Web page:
Monday, August 30, 2010

Old Bankhead Highway

 Family lore indicates that George Emerson Robinson and his three older sons - Gideon, Leonard and Floyd - helped build part of the original old Highway 78, known as Bankhead Highway.   Supposedly, they were part of the team that built the stretch of highway from Bull Mountain bottom to the Alabama state line.     Since George died in 1907, it is unlikely that he was involved in the paving of Bankhead Highway but he very possibly could have been responsible for part of the upkeep and maintenance for the dirt road the preceded the paved one.

There's another story, too, that I remember my father telling, about his Uncle Louis Robinson who organized the first "sit-down strike" in Itawamba County for higher wages.   Seems that Uncle Louis was part of a crew working for Granddaddy E.A. "Rip" Harbor who had the contract to build part of the new Bankhead Highway.   According to Daddy, Uncle Louis and the rest of the striking men got their raises.

Last week, my mother and daughter Rebekah were returning from a foray to Vernon, Alabama and took the "scenic" route back to Itawamba County.   The pictures shown here were made by me during other travels, and it seems that I am always struck by the beauty and simplicity of this early highway and the trees that now line its path.   Last week was no exception, and as we crossed the state line from Alabama where the highway has been repaved with asphalt into Mississippi where the old concrete highway can still be seen, the canopy of trees over the highway was a welcoming sight.

For more reading on the Bankhead Highway in Itawamba County, you might enjoy this post in 2007 by Bob Franks at Itawamba History Review.    Over at American Roads, there is additional information about the history of the entire Bankhead Highway.  I had no idea that the highway was a transcontinental highway.   What a big deal for a transcontinental highway to come through Itawamba County!


Anonymous said...

Do you know if these "bottoms" still flood during heavy and prolonged rains? I believe it was about the summer of 1968 when we chose to drive to Little Rock and down to Memphis through Tupelo and on to Marion County, AL. Folks, this was the route that my dad and grandparents drove to visit my Great Uncle John Clifford Robinson in Dallas! I have always wondered if this was the only direct???? route between Bexar and Dallas in the late '30's! Anyway, those pine thickets along those long straight strips of the Old Bankhead Highway that you show had water almost up to the road berm. When I saw that first picture this is my memory that flashed in my eyes. haha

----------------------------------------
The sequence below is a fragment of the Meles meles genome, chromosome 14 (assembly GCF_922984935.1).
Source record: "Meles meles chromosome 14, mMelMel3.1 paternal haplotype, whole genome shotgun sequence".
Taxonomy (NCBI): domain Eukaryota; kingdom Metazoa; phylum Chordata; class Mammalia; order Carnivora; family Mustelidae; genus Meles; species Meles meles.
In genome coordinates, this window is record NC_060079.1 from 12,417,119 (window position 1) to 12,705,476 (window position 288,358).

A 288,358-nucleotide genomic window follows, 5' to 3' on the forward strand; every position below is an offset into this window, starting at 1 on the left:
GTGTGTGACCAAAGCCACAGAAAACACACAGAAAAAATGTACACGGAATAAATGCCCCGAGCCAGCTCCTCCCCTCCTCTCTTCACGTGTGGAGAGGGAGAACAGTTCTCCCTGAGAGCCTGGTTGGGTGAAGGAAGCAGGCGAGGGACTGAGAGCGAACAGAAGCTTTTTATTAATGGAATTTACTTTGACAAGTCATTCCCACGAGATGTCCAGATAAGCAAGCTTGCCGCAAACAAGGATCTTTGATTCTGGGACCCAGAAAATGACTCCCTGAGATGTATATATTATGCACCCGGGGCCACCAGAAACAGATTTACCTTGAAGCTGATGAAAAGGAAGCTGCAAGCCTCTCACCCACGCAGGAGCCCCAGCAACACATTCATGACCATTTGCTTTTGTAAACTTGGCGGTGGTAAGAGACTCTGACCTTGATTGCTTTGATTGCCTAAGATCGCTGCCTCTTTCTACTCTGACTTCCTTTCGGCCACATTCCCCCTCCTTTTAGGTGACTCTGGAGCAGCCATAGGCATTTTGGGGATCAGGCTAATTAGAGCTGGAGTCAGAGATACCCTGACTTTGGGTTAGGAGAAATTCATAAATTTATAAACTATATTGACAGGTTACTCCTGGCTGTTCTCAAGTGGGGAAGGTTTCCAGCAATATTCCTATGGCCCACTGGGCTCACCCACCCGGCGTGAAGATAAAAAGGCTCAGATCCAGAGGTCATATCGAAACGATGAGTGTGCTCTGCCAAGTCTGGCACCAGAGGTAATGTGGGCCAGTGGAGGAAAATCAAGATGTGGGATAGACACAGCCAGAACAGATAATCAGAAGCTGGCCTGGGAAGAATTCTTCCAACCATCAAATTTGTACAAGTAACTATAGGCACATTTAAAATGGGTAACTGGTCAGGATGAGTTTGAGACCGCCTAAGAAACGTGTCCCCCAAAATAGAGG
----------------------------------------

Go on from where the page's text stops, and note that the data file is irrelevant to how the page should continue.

I once told the late Terry Thornton about the time I remember riding to Tupelo with my grandparents before that highway became a full two lane paved road and I'm not exactly sure how close to Tupelo or was it closer to Fulton? The driver had the whole road to drive on until he met an oncoming car/truck and then each one had to "drive half on and half off" the pavement. Terry came up with pictures to match that area, but I didn't print that blog, much to my sorrow.

Mona, can you describe to "old timers" like myself with memories of this old highway approximately where along that road would you pass "Bull Mountain" - I'm finally convinced that this refers to a creek and not an honest to goodness mountain! as I always thought of that area when Granddaddy Morman Stone spoke about delivering the mail "up on Bull Mountain." ( I never recall hearing him speak of a creek by that name). Thanks for another stroll down "memory lane/Old Bankhead Highway". bettye

Mona Robinson Mills said...

Bettye, I couldn't say for sure but I would bet that parts of that old highway probably does flood at times. Today, you can only ride on Old Old Highway 78 in parts of Itawamba County. Most of the old highway either is gone or was incorporated into the "new" highway or another road.

My mother remembers riding on the old highway when she and daddy went over to Bexar, and she said that you would have to pull over when you met another vehicle.

Bull Mountain is a creek that runs through both Marion County and Itawamba County and serves as a watershed for many smaller creeks. It begins as a small stream, probably in southern Franklin County or barely in Marion County, and enters Itawamba County above Tremont where it flows southwestward and empties into the Tombigbee River (now Tenn-Tom Waterway) just above Smithville and just across the Tombigbee River from Peaceful Valley.

Because of the many smaller creeks that feed Bull Mountain Creek, flooding during heavy rains was/is a frequent occurrence. When I hear "Bull Mountain" I think more of the bottom land that parallels the creek than the actual waterway. The "bottom" gets wider the further south the creek goes.

I bet your Granddaddy Stone was referring to the portion of Bull Mountain Creek that was north of Bexar, and north of Shottsville. My great-great granddaddy Isham Loyd owned land along that part of Bull Mountain,in a community later known as Newburg, and in fact was instrumental in getting a post office put in there that was named "Bull Mountain." Your granddaddy, who lived "down" in Bexar, would have made such a reference as "up at Bull Mountain."

Hope this isn't too confusing!